This exhibition is dedicated to the proposition that despite our renovation and expansion, some of our best-known works should remain on view as long as possible. The title comes from our moving items from galleries upstairs, most notably, Gallery 274, our sometimes-called Impressionist Gallery, to a new location downstairs.
The Chrysler has long been celebrated for its distinguished collection of European and American painting and sculpture of the late 19th and early 20th centuries—so much so that soon we'll be appearing in a new book on hidden-gem art museums.
Many of the works on display here were created in the full flower of Impressionism, when artists like Pierre Auguste Renoir and Childe Hassam devised a free, open painting technique and brilliant rainbow palette to capture the fleeting effects of nature's color and light. We'll look at four examples here.
Frederick Childe Hassam, At the Florist, oil on canvas, 1889.
In this early morning glimpse of a Paris flower market, a young shop girl in a crisp white apron attends a customer who surveys the profusion of colorful blooms for sale. The painter, Childe Hassam, was then well on his way to becoming one of America's premier Impressionists. He was also a master at sensing the poetic connections in the world around him. Consider the dazzling white paper cones that encircle the bouquets and they way they mimic the shape of the apron worn by the shop girl. Hassam's visual analogy offers a subtle comparison between the fresh blossoms and the girl's youthful beauty.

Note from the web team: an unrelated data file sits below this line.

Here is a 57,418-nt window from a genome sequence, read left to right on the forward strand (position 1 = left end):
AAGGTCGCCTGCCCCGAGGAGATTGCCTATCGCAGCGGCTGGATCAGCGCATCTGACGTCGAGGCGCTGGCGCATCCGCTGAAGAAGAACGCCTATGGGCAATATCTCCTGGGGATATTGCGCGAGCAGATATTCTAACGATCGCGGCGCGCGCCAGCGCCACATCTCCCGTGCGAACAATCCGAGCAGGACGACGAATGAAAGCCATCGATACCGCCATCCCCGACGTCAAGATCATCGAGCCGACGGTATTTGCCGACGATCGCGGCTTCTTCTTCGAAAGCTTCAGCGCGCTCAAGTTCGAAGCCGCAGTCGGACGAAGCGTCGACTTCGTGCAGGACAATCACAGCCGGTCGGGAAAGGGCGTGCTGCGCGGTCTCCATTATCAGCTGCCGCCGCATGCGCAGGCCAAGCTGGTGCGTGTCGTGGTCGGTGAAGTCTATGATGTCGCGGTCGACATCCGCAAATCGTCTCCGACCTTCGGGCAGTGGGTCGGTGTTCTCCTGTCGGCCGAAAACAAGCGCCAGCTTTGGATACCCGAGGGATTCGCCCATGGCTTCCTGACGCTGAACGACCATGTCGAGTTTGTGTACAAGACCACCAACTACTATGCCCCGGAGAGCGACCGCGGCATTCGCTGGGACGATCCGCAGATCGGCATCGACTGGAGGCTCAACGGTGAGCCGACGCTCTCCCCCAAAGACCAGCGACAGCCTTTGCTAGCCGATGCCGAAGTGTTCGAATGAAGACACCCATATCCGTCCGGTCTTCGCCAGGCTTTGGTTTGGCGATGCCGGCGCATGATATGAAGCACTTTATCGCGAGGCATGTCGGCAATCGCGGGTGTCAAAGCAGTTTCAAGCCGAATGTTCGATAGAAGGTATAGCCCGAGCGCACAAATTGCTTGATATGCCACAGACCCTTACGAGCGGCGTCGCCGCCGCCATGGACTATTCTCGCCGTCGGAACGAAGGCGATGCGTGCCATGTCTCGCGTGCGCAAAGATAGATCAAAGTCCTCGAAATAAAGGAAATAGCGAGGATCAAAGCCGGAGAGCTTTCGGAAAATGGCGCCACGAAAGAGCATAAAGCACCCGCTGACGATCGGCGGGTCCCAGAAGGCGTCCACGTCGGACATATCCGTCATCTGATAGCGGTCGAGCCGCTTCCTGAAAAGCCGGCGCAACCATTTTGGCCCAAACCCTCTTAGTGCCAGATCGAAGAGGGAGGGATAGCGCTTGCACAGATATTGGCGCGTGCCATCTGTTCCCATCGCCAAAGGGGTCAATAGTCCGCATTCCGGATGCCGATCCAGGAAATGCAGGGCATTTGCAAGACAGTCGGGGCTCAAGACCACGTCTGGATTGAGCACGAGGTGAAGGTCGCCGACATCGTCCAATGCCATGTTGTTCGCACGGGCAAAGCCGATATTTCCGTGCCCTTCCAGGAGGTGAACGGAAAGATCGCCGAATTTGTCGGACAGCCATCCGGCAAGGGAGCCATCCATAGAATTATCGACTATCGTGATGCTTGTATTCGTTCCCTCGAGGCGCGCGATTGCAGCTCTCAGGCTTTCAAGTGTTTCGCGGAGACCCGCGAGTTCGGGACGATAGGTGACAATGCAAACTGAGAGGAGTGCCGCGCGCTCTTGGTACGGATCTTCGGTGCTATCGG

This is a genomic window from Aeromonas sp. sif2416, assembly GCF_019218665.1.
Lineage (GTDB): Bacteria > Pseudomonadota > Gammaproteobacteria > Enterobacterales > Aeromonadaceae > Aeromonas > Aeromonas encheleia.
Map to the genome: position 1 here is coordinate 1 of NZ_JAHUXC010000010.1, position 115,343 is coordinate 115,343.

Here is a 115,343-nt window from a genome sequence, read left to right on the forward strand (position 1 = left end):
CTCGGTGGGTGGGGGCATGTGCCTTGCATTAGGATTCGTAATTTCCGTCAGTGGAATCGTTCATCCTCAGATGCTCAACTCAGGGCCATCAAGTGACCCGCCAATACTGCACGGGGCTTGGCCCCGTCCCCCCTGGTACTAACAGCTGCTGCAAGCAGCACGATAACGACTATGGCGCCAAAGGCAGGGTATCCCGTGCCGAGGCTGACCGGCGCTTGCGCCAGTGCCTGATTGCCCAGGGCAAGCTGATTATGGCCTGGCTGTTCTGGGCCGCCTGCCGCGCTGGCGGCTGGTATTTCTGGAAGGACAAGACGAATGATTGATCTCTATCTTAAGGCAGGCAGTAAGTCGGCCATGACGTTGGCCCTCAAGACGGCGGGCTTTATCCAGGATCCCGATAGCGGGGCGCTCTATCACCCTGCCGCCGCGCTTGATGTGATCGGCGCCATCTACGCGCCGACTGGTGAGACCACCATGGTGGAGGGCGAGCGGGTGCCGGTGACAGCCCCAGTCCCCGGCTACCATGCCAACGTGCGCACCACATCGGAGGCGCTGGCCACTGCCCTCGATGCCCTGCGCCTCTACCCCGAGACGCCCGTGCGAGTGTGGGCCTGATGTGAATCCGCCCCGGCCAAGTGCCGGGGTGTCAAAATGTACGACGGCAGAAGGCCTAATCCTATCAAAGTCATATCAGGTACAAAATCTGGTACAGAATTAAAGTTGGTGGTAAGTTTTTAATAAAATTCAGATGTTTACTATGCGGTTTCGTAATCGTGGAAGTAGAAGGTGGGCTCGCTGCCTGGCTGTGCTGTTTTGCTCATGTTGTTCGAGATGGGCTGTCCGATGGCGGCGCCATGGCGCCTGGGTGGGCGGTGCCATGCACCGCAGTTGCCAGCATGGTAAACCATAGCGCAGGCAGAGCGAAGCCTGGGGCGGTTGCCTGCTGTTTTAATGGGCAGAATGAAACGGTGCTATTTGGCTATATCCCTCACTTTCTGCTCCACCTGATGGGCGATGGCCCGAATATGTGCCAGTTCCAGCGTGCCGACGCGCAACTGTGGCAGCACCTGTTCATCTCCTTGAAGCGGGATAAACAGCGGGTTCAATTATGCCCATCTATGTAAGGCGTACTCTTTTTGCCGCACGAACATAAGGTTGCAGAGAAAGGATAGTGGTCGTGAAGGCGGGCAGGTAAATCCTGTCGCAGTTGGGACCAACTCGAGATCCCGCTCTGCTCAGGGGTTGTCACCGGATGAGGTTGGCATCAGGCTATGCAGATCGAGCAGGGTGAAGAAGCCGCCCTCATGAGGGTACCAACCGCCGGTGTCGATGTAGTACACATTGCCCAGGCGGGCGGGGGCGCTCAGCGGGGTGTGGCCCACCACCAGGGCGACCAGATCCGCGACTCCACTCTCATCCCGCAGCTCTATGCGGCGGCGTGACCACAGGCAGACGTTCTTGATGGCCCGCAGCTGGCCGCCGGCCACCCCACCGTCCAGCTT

Mary Cassatt, The Family, oil on canvas, 1892.
Cassatt bucked traditional expectations of marriage and motherhood and left her native Philadelphia to pursue painting in Paris. After submitting her work to the official Salon, her friend Edgar Degas invited Cassatt to exhibit instead with him and the other Impressionists. The only American among them, she took part in all but one of the group's shows and maintained a special kinship with Degas.
Henri Fantin-Latour, Portrait of Leon Matire, oil on canvas, 1886.
Both Henri Fantin-Latour and his friend Leon Maitre belonged to a distinguished circle of artists, musicians, and intellectuals in late-19th-century Paris. Several of the Impressionists also belonged to that group and numbered among Fantin's closest friends. Nevertheless, Fantin rejected their brushy, colorful way of painting for a more sober realist style. That style is fully revealed in the portrait here.
Pierre Auguste Renoir, The Daughters of Durand-Ruel, oil on canvas, 1882.
This charming double portrait was painted entirely out-of-doors, and it retains the vibrant palette and vigorous open brushwork of Renoir's "pure" Impressionist paintings of the later 1870s. The artist gives way to the transforming effects of the dappled summer sun filtering through the chestnut trees. The girls' white summer dresses are awash in delicate shadows that the artist describes in purple, blue, pink, and yellow tones and touches of white impasto.